TFT will provide further information on Growers/Millers/Refiners/Traders PO sourcing in due course.
Field visits are predominately those completed under ART Plan Implementation.
We use the VTTV (Values, Transparency, Transformation, Verification) approach with our palm oil members. Those not familiar with VTTV can watch a short video explaining it. We have a team of approximately 50 in Malaysia and Indonesia working primarily on palm oil, with our team in Ivory Coast and Cameroon are supporting activities with producers across Central and West Africa. We are increasingly involved in the review of palm oil operations in Central and South America as development of plantations continues to gain momentum. We also support work on the ground in many other countries such as Papua New Guinea, Solomon Islands, Thailand, Cambodia, Sri Lanka, among others.
We always start work with a member by understanding their values and beliefs – what are their goals with respect to the environment and the communities with which they interact? How do they want to see the plantation they buy from be managed? We work with the member to gain a better understanding of their commitment and, where necessary, to help them enunciate them clearly in both internal and external communications.
Once a member’s commitments and beliefs are clear we try to understand the reality of the supply chain on the ground. Transparency is what we call the work we do with members’ sourcing teams to better understand the dynamics of the sourcing, the nature of raw material sources and members’ progress in terms of meeting their own set of commitments/policies/sourcing guidelines. Looking at the reality on the ground allows us to better develop solutions with members that make sense and can work from a sustainability and economic point of view.
Having identified these focus areas we work closely with members to transform those parts of their operations they wish to align more closely with their commitment or that, through change, could enhance brand value. This is where the hard work really starts. We always rely on multi-stakeholder collaboration to bring these enhanced performance attributes to their business operations.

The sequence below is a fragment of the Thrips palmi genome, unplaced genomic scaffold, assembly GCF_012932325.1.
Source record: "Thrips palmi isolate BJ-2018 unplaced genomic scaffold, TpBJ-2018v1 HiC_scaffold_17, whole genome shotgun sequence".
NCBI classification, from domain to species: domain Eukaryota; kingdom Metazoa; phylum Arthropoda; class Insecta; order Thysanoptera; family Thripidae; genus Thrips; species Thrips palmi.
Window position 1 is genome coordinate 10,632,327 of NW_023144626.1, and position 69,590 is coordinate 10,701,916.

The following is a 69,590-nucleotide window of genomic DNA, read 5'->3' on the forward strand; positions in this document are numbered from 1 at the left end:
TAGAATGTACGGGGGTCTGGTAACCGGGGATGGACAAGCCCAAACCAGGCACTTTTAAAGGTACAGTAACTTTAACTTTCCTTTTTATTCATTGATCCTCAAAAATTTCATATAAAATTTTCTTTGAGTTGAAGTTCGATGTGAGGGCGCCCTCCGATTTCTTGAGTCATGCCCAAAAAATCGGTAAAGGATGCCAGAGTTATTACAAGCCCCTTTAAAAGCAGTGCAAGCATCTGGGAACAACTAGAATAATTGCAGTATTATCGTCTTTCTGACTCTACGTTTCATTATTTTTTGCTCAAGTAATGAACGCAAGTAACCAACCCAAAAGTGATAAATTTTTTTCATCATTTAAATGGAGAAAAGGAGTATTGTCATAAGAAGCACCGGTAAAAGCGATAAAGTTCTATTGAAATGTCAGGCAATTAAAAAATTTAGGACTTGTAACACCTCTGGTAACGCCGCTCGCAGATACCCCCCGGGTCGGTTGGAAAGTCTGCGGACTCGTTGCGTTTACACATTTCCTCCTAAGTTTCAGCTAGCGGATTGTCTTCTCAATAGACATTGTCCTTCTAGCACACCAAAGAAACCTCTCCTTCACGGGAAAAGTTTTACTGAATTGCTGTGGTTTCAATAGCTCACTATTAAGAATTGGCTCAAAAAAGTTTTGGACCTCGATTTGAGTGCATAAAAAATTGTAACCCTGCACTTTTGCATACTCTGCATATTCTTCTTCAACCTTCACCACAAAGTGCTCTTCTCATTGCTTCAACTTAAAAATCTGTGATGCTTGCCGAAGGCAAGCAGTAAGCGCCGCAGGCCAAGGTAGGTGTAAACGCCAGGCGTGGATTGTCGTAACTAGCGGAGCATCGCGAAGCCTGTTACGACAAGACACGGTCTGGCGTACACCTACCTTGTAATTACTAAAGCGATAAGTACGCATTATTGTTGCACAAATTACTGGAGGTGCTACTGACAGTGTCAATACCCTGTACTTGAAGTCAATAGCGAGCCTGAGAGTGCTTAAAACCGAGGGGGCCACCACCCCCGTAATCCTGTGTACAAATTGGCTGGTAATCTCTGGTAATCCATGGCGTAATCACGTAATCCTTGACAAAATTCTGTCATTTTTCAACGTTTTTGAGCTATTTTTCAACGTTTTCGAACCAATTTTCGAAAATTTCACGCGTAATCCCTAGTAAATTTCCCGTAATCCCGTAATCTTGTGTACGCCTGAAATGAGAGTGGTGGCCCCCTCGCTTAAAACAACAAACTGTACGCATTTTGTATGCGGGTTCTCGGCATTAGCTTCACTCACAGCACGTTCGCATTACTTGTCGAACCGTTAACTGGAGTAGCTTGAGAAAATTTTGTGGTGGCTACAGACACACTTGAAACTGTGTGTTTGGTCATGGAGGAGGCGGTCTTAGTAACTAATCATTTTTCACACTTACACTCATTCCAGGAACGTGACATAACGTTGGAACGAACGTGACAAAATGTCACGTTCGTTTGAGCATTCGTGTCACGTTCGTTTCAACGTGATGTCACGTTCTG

Finally, verifying the transparency and transformation allows the members, consumers, NGOs and others to trust that reported achievements are real. We support members to monitor their performance and share the results with their stakeholders. This is partly a technical task to apply the right tools and processes systematically, but it also depends on a culture of openness and transparency to report both the good results and the inevitable setbacks.
Palm oil is high yield
Some people believe that because palm oil production is associated with the clearing of forests it should be boycotted. But the paradox here is that palm oil is a high yield crop – you’d need four hectares of rapeseed to produce what one hectare of palm oil trees can. In this video TFT’s Heloise d’Huart explains the paradox of palm oil.
Tools for Transformation
Tools for Transformation is a resource to help palm oil millers and growers who want to implement responsible practices in their operations. This resource is currently based on our work in Malaysia, and therefore has a Malaysia focus (Indonesia resources coming soon). Designed to be an industry resource, Tools for Transformation brings together a range of resources from TFT and local and international organisations and companies.
Visit Tools for Transformation
Please note – the tools will eventually have their own website but in the meantime are accessed via Google Drive. Once on Google Drive, when you click on a link, a box will appear immediately above or below it. You then need to click the link for the page to open. This is a living resource with the ability to grow. If you have any questions, feedback or ideas for improvement, please email firstname.lastname@example.org
MembersMembers commit to long-lasting change in their supply chains, making far-reaching commitments to respect people and nature.
Where we work
Papua New Guinea